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But Dr. Eugene Antenucci, a spokesman for the Academy of General Dentistry, said he has seen the effects of diet soda in many addicts, and explained that some of them experienced “very deep brown stains, where it’s actually eroded into the tooth, and the teeth are soft and leathery.”
Most diet soda consumers will never see such effects, but to ensure clean and healthy teeth, Antenucci advises that they wash away the acidity of the substance with water after drinking soda, brushing their teeth at least twice daily and drinking in moderation.
Diet soda – like crack coc aine and meth – is highly acidic, which wears away enamel and causes teeth to become susceptible to cavities. Colas, for example, have erosive potential 10 times that of fruit juice, according to a previous 2007 study published in General Dentistry. This study found that teeth immersed in Coke, Pepsi, RC Cola, Squirt, Surge, 7 Up and Diet 7 Up lost more than five percent of their weight, due to enamel erosion. The most acidic soft drink studied at the time was RC Cola, which had a pH of 2.387. Cherry Coke had a pH level of 2.522 and Coke had a pH level of 2.525. Battery acid, in comparison, has a pH level of 1.0, and pure water has a pH level of 7.0.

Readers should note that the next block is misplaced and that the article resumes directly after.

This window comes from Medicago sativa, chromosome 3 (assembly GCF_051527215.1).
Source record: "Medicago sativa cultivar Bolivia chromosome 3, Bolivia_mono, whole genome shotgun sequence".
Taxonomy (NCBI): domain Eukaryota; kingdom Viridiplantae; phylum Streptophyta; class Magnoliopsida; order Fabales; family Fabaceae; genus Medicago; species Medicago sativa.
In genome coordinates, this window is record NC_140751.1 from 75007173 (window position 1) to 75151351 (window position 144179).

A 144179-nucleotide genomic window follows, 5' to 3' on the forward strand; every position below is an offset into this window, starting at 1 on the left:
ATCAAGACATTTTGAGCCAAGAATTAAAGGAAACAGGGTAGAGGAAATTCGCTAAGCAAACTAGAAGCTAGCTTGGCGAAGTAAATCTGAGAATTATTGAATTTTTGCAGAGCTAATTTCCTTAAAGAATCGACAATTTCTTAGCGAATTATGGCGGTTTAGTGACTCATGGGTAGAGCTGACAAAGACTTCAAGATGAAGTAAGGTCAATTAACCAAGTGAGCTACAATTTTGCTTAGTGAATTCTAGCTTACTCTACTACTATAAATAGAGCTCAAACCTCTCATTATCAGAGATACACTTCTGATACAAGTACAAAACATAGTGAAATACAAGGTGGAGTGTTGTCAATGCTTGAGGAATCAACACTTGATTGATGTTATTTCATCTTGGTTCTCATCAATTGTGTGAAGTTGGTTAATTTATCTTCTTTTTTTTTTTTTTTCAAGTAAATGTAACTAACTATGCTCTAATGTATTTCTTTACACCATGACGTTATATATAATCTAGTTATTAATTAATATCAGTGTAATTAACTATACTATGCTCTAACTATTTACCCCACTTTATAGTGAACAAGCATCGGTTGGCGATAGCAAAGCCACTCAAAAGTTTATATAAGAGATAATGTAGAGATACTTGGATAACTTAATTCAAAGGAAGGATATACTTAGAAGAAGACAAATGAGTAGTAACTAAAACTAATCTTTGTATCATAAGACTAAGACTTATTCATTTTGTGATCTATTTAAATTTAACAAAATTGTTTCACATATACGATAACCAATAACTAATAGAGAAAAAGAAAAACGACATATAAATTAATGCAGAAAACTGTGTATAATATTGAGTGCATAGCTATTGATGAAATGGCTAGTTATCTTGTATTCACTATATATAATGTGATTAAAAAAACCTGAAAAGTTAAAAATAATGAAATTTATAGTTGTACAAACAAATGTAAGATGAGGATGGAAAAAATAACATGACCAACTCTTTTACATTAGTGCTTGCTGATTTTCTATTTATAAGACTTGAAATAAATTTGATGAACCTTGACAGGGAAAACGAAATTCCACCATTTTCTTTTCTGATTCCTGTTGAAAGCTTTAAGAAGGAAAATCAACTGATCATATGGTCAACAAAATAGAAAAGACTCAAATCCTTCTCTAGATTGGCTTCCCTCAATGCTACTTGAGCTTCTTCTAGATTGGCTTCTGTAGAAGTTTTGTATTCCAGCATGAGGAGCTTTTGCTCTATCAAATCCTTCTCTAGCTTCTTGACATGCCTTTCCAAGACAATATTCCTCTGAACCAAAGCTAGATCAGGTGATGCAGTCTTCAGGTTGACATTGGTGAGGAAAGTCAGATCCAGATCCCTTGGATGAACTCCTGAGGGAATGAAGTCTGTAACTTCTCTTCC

Nobody has mentioned the ph of these drinks
Originally posted by research100
diet soda can be very addictive, my roommate is addicted to diet pepsi...no joking matter.....If I remember wasn't regular mountain dew found to cause the most cavities (out of all the regular sweetened sodas)
worst then regular soda was gatorade, lower in sugar but caused more cavities!
Originally posted by Corruption Exposed
reply to post by Ghost375
They both # ur # up ghost.
Don't be a fool.
LOL at the tooth melting advocates in this thread.
See I was under the impression that effects of meth on teeth were sort of a myth
You're the fool.
Originally posted by Ghost375
See I was under the impression that effects of meth on teeth were sort of a myth. What actually causes the problem, "meth mouth", is the grinding of the teeth and improper hygiene. The drug itself doesn't actually cause much physical damage to the teeth. Unlike soda which directly damages the teeth.
edit on 30-5-2013 by Ghost375 because: (no reason given)